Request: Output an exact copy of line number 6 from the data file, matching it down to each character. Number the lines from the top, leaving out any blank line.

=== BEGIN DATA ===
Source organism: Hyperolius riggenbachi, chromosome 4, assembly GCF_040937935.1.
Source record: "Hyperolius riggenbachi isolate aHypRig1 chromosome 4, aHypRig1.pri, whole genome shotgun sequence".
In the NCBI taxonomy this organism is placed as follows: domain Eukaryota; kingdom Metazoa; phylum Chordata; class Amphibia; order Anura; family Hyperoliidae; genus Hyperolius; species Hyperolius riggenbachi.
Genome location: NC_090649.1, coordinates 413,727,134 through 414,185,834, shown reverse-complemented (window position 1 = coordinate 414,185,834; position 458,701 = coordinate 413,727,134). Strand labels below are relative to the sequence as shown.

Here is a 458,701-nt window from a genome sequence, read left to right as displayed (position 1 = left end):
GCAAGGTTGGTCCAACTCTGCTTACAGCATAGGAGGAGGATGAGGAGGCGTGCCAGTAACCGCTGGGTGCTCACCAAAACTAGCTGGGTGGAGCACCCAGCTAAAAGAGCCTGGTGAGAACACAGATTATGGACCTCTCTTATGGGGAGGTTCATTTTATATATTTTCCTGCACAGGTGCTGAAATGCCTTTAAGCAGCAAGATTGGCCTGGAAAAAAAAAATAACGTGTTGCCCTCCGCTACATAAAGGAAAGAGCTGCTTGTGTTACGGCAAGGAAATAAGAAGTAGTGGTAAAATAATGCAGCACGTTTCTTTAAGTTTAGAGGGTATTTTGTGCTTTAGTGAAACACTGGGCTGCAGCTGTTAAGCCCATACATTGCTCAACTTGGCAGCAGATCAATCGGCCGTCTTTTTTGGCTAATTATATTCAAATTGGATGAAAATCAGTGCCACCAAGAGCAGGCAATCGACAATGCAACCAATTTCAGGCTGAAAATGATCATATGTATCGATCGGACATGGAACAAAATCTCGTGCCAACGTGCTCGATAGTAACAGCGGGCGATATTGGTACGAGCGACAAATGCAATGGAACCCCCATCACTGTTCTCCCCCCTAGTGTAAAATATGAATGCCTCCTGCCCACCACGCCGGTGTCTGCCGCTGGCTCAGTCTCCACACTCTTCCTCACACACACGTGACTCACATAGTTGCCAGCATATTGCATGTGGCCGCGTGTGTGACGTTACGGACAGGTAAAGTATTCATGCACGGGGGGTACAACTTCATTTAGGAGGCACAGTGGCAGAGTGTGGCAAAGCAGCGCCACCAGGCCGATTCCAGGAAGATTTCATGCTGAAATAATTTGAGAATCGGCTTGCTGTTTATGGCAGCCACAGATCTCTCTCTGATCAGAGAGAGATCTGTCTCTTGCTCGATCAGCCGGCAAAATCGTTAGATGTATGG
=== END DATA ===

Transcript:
GCAAGGTTGGTCCAACTCTGCTTACAGCATAGGAGGAGGATGAGGAGGCGTGCCAGTAACCGCTGGGTGCTCACCAAAACTAGCTGGGTGGAGCACCCAGCTAAAAGAGCCTGGTGAGAACACAGATTATGGACCTCTCTTATGGGGAGGTTCATTTTATATATTTTCCTGCACAGGTGCTGAAATGCCTTTAAGCAGCAAGATTGGCCTGGAAAAAAAAAATAACGTGTTGCCCTCCGCTACATAAAGGAAAGAGCTGCTTGTGTTACGGCAAGGAAATAAGAAGTAGTGGTAAAATAATGCAGCACGTTTCTTTAAGTTTAGAGGGTATTTTGTGCTTTAGTGAAACACTGGGCTGCAGCTGTTAAGCCCATACATTGCTCAACTTGGCAGCAGATCAATCGGCCGTCTTTTTTGGCTAATTATATTCAAATTGGATGAAAATCAGTGCCACCAAGAGCAGGCAATCGACAATGCAACCAATTTCAGGCTGAAAATGATCATATGTATCGATCGGACATGGAACAAAATCTCGTGCCAACGTGCTCGATAGTAACAGCGGGCGATATTGGTACGAGCGACAAATGCAATGGAACCCCCATCACTGTTCTCCCCCCTAGTGTAAAATATGAATGCCTCCTGCCCACCACGCCGGTGTCTGCCGCTGGCTCAGTCTCCACACTCTTCCTCACACACACGTGACTCACATAGTTGCCAGCATATTGCATGTGGCCGCGTGTGTGACGTTACGGACAGGTAAAGTATTCATGCACGGGGGGTACAACTTCATTTAGGAGGCACAGTGGCAGAGTGTGGCAAAGCAGCGCCACCAGGCCGATTCCAGGAAGATTTCATGCTGAAATAATTTGAGAATCGGCTTGCTGTTTATGGCAGCCACAGATCTCTCTCTGATCAGAGAGAGATCTGTCTCTTGCTCGATCAGCCGGCAAAATCGTTAGATGTATGG